While staff generally acknowledged substance use disorder as an unmet health issue, PEH elaborated on specific challenges to changing their behavior after long-term use of substances such as marijuana, methamphetamines, heroin, and cocaine:

“I do use–I smoke a fair amount of pot, I do edibles, I just prefer smoking it, I’m not really sure why. It’s gross and it’s bad for you but for some reason. I do, I do use methamphetamine.” (PEH21).

In addition to behavioral health needs, staff and PEH described chronic physical health needs. Many of these needs were similar to the most common health needs of the general, housed U.S. population, such as obesity, diabetes, hypertension, and heart failure. However, staff and PEH frequently reported three physical health needs that were more specific to PEH: (1) food and nutrition insecurity, (2) physical injury, and (3) disability. PEH described having difficulty accessing healthy food, such as a lack of transportation to reach services that provide food. Staff and PEH agreed on the lack of nutritious food available to unhoused people. One homeless participant said:

“Nutrition is a big thing that I really worry about. Keeping an ice chest and stuff like that to keep everything at the proper temperature is really hard.” (PEH21).

Physical injury and disability were commonly attributed to street violence or accidents. Staff participants described how disabilities can be health needs and barriers to accessing health care:

“Many of these people start out with cognitive or intellectual disabilities and then if they have deafness or blindness on top of that, you can just imagine how that complicates their ability to survive, much less access services.” (S05).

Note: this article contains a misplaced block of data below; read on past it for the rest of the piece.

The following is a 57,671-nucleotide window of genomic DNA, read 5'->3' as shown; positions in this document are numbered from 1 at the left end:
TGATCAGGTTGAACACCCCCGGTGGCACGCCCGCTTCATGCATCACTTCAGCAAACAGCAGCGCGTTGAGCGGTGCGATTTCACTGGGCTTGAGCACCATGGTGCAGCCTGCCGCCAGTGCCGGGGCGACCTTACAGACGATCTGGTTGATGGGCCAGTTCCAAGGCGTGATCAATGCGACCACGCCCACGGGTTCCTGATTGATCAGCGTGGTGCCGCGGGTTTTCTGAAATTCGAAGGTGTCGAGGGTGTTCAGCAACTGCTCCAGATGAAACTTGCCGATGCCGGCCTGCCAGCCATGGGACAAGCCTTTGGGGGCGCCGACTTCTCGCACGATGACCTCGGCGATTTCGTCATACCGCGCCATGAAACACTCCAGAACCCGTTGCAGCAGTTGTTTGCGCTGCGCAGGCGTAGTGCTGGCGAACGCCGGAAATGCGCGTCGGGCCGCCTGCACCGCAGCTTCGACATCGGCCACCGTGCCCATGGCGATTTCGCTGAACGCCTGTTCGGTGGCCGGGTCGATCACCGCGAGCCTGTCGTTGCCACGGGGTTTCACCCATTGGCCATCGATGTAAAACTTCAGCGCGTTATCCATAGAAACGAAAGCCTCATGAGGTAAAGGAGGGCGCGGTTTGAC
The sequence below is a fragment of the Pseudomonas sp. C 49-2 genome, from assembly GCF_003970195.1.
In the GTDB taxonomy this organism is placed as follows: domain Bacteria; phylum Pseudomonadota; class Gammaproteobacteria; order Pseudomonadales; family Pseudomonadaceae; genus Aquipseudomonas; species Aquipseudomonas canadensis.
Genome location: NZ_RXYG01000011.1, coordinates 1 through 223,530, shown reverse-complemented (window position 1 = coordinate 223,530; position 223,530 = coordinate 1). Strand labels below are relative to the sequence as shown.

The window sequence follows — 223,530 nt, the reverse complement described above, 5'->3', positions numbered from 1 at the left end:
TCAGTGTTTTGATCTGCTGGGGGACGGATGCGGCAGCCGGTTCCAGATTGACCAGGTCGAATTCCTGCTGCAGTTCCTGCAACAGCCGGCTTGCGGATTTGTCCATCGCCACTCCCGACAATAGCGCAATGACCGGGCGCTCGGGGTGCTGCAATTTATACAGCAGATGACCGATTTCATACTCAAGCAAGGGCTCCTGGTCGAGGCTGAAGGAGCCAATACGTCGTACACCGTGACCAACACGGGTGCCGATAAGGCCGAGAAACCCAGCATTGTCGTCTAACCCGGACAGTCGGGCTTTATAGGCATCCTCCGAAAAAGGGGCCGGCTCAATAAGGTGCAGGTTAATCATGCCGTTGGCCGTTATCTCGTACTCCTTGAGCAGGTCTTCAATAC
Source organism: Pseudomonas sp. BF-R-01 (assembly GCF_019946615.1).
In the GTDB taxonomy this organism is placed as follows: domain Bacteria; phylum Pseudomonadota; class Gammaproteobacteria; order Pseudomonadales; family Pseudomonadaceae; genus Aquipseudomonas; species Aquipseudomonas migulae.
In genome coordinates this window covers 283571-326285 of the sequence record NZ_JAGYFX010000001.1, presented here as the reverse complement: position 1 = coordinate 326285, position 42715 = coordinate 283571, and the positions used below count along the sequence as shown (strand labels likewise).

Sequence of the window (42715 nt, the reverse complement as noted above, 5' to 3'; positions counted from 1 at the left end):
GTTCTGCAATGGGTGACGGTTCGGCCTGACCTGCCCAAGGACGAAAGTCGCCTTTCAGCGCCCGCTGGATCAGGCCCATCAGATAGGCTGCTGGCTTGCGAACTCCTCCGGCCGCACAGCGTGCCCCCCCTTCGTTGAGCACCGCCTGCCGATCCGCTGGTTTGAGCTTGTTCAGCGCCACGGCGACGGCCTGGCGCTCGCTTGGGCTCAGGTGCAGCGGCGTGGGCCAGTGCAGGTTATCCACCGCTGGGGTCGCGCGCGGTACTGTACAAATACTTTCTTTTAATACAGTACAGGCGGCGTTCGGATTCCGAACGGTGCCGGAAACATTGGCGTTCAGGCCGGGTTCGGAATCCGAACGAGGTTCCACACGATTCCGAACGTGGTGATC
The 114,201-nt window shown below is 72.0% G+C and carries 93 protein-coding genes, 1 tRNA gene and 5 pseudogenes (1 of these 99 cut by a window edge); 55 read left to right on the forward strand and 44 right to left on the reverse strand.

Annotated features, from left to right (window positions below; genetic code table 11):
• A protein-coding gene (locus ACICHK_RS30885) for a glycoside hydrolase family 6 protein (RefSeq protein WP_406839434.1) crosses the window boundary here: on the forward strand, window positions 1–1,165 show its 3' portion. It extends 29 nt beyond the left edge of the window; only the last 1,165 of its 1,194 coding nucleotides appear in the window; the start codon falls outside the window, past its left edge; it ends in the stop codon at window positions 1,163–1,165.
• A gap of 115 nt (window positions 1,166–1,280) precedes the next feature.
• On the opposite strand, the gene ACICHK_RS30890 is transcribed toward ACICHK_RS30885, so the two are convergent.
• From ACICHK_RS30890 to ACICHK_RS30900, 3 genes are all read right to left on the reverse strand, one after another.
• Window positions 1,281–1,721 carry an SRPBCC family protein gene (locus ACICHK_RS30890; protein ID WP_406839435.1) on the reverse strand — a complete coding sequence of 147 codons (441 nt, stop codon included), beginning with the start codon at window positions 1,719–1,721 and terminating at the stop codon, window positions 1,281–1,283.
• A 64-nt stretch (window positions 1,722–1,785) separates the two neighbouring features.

PEH often connected their injuries or disabilities to terrifying stories of fist fights, stabbings, and motor vehicle accidents they had experienced in the community. One said:

“I got stabbed by some white kids last year. I am very scared walking around.” (PEH19).

Barriers to accessing health care

Staff and PEH identified three main themes of barriers to accessing medical and behavioral health care: (1) negative emotions and experiences with health care of PEH, (2) competing priorities of PEH, and (3) health care provider turnover.

Both groups spoke about the emotions of shame, stigma, fear, and a lack of trust or belief in clinical staff or the health care system among PEH. Stigma was linked to receiving behavioral health care, as one staff participant explained:

“There is that stigma that wanting to get mental health, is somehow, you don’t see it that much because with primary care, you can see a wound or you can see anything that is happening with the health care of the person. But, with mental health, you cannot see.” (S10).

PEH commonly recounted stories of prior negative experiences with health care, such as poor treatment from providers and staff at community-based health care clinics and at hospitals in San Francisco. One homeless participant expressed frustration about their previous experiences with providers: